Howard: Nice. Thank you so much for that. I'm just posting that I am podcasting Allan. So, you said they can email you at but you also have a website.


Allan: Right. That's General related anesthesia lectures for sedation dentists and anybody else that's interested in the different topics we have.


Howard: So, sedation consult, anesthesia and sedation continuing education taught by experienced dentists for dentists, dental hygienists and dental assistants. Very nice. What are they all going to find there? Basically what?


Allan: Well, there's a number of online courses but then we do some live courses too, such as monitoring. We've got a big IV certification class. That's different than the dentist all want IV certification. Not all, but a lot of them do. This is a requirement in Minnesota for Dental Assistants and it's a great review of course for hygienist and dentists but the dental assistants are required to have and they're allowed to put IVs in up there but they have to have this course. It's an IV certification course.


Howard: So why do you have Doctor Kenneth Polke, his book 'Conquering Your Adversities'. We did a podcast with them. Why is he--


Allan: I know you did. He is a bud. He's going to be teaching with me, eventually. We're going to get him worked into some of the lectures. He is a friend of mine.


Howard: He said to me, "why do you want to interview me?" I said, "dude! you're the only dentist on earth who not only was a quarterback in the NFL but played for two different teams. You don't think that's the coolest damn thing!"


Allan: He is such a neat guy and like I said we're friends so we talked about it before he even started talking to you.


Howard: Now, did you ever ask the politically incorrect question, does he think he suffered concussions for being a quarterback for two different NFL teams.


Allan: I'm sure he'll listen to this, so I'm going to say that I think you took a couple head shots fired (inaudible 00:15:26) power.


Howard: A couple of head shots. See, mine were just from drinking but he had a noble reason. I think that sport is dying. I really do. You know why? Because there's NFL players who live in Ahwatukee who don't want their kids play football and then they say that if you go talk to the people in Phoenix, the interest in putting flag football is rapidly declining. So, if you lose all your farm fields of flag football and all that stuff, eventually that'll affect high school, eventually that'll affect the NFL.


Allan: But they're still going to be a group of people that want to make the big bucks that are going to play it, don't you think?


Howard: Oh, yeah, but I'm just saying there'll be less. if you get less inputs at the five, six-year-old level in flag football, you have less outputs and the high school. What do you think dentists should be doing better to prevent medical emergencies?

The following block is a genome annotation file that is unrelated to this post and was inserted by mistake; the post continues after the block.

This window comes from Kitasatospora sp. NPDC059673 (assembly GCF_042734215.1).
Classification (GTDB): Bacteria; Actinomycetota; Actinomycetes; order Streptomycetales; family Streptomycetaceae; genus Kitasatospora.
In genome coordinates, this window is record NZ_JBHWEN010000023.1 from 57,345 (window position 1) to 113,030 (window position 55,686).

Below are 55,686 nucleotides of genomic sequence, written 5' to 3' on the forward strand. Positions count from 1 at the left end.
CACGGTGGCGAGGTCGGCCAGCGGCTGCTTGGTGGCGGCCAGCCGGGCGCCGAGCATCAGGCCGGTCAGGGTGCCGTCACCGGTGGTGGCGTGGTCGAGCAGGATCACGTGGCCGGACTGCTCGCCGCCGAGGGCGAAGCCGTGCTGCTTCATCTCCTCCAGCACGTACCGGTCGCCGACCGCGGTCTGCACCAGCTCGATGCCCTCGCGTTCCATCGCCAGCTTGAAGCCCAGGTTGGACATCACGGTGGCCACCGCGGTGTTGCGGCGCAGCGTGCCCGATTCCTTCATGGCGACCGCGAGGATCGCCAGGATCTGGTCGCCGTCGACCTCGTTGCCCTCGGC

Allan: I think that you've got to make sure that you have got the patient tuned up and ready to go through their health history. If you have any questions get with their before you start doing treatment on them. Make sure that their heart, lungs, liver, kidneys, everything's in good shape. You just want good thorough medical history and ask them questions.


Howard: Well, you know, 100% of the time that you go to your physician - before you even see the physician - the nurse put you on which on a scale, weighs you, takes your blood pressure and your temperature, and you almost never see that in dentistry. Even when you're working-- I notice the only three publicly traded dental office in the world. Two in Australia, (inaudible 00:17:19) inner smiles and Pacific Smiles Group and the other one is in Singapore - Q and M.


They won't allow anybody, even like you, anesthetists, to come in and do anesthesia on anyone twelve and under or sixty-five and over because they're Wall Street lawyer say, "when anything goes wrong, they're under twelve or over sixty-five," and I got to ask you, "how many pediatric dentist weigh the child and take the temperature and blood pressure and then how many general dentist, if grandma and grandpa are coming over sixty-five and they're going to give a bunch, and do some root canals ground bridge. How many of them even take your vitals?


Allan: I would imagine... I'm not a 100% in the field anymore. What you're trying to say is how a lot of them do it? Is that what you're-- is that where you're going with it?


Howard: Absolutely. I have never seen it.


Allan: Right.